How to Host a WordPress Website on your Raspberry Pi

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In this tutorial, you will learn how to host a WordPress website on a Raspberry Pi. Specifically, we will be using a Raspberry Pi 4, but any model should work.

By the end of this tutorial, you will have a WordPress website running on your Raspberry Pi. Let’s get started.

1) Install Packages

It’s always good practice to first make sure all of the existing packages on your Raspberry Pi are up-to-date before installing anything new.

sudo apt update
sudo apt upgrade

Next, you will want to install a web server, a database, and PHP. In this case, our web server is Nginx and database is Mariadb which is a flavor of MySQL. You can optionally install Apache instead of Nginx if you prefer.

sudo apt install nginx
sudo apt install mariadb-server
sudo apt install php-fpm php-mysql

2) Download WordPress

Inside of the /var/www/ directory, download the latest version of WordPress, and extract the contents of the archive into a directory called wordpress.

cd /var/www
sudo wget https://wordpress.org/latest.tar.gz
sudo tar -xzvf latest.tar.gz
sudo rm latest.tar.gz
sudo chown -R www-data:www-data wordpress

Make sure that you change the ownership of the wordpress directory to www-data recursively so we don’t run into any permission issues when we install WordPress later.

3) Tell Nginx to Serve WordPress

Create a /etc/nginx/sites-available/wordpress.conf Nginx configuration file with the following content.

upstream wp-php-handler {
        server unix:/var/run/php/php7.3-fpm.sock;
}
server {
        listen 80;
        server_name _;
        root /var/www/wordpress/;
        index index.php;
        location / {
                try_files $uri $uri/ /index.php?$args;
        }
        location ~ \.php$ {
                include snippets/fastcgi-php.conf;
                fastcgi_pass wp-php-handler;
        }
}

Note that the fastcgi_pass value correspons to the name of the upstream. This is how WordPress serves dynamic PHP files via the Unix socket. You might have to use a different version of PHP depending on when you are following this tutorial. Just make sure that the sock files exists.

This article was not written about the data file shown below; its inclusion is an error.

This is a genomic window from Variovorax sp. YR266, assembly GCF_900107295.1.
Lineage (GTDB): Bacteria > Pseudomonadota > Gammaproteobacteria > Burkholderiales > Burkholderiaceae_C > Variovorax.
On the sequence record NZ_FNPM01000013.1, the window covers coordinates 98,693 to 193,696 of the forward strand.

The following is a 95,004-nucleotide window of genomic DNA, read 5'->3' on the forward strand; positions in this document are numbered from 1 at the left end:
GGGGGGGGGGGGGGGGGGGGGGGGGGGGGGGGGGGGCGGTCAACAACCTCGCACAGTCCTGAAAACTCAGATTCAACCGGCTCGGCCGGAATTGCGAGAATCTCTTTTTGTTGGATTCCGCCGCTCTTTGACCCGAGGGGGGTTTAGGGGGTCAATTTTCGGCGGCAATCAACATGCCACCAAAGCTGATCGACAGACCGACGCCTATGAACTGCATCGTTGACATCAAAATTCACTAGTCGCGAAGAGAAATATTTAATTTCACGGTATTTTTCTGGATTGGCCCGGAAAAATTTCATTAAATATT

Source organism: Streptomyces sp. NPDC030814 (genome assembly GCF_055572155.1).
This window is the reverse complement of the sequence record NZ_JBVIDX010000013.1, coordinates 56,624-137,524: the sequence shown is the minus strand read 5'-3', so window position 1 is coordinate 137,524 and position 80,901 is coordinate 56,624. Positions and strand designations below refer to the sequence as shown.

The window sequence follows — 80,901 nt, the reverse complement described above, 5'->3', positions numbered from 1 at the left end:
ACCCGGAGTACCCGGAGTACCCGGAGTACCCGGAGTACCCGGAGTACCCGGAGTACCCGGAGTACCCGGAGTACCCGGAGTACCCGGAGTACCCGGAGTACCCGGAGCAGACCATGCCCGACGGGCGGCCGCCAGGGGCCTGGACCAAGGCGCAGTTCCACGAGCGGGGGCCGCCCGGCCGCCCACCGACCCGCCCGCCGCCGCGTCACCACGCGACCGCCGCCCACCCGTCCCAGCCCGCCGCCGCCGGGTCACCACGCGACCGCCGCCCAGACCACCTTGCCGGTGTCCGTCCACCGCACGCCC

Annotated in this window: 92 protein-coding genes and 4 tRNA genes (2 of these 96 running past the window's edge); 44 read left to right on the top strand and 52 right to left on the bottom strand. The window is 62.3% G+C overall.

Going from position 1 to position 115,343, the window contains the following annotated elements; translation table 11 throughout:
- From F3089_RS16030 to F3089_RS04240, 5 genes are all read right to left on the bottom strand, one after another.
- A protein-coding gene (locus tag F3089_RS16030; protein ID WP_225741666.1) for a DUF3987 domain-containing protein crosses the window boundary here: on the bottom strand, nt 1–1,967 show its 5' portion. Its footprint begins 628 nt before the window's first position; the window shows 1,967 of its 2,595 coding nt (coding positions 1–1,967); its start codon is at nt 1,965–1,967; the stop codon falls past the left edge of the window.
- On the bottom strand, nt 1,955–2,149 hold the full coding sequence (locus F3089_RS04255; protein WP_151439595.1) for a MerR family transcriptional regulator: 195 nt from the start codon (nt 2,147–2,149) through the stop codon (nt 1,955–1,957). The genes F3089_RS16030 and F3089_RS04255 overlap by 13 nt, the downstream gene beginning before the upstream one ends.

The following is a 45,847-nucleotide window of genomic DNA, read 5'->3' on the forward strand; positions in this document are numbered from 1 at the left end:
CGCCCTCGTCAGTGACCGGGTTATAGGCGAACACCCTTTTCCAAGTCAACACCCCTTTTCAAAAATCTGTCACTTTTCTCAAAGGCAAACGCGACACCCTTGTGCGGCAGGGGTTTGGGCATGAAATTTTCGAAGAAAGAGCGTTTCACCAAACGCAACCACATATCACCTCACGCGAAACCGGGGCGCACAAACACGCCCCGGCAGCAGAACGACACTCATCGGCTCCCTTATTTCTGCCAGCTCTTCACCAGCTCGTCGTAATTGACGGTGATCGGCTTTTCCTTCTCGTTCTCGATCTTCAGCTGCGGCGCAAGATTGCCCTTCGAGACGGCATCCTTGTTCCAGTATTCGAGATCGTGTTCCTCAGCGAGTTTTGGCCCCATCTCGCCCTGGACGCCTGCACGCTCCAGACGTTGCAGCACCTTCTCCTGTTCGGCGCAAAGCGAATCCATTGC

Also notice that we are listening on port 80 which is the default HTTP port, and the root of our websites is at /var/www/wordpress/, the same location where we extracted the WordPress archive.

Now in order to make our configuration changes known to Nginx, we have to create a symbolic link from the sites-available to the sites-enabled directory. Follow this up with a reload of the Nginx server.

sudo ln -s /etc/nginx/sites-available/wordpress.conf /etc/nginx/sites-enabled/
sudo systemctl restart nginx

4) Create a Database for WordPress

WordPress relies on a database for persistent storage of blog posts, pages, and more. Execute sudo mysql to enter the MySQL command prompt, and issue the following MySQL commands to create a WordPress database and user.

create database wordpress default character set utf8 collate utf8_unicode_ci;
create user 'username'@'localhost' identified by 'password';
grant all privileges on wordpress.* TO 'username'@'localhost';
flush privileges;
exit

Please change username and password values to something more secure that what I have provided in this example.

5) Install WordPress

You can finally visit the IP address or hostname of your Raspberry Pi in a web browser. Process through the installation, and specify the database credentials that you created in the previous step.

Database credentials during WordPress install

After a successful installation, you will have a fully functioning WordPress website on your Raspberry Pi.

If you’re new to the world of WordPress, check out some of my WordPress video tutorials on my YouTube channel to learn a little bit more about it.


Meet Tony

With a strong software engineering background, Tony is determined to help as many people as possible start their online busines. Discover why Tony quit his hedge fund job to pursue this mission. You can send Tony a message here.

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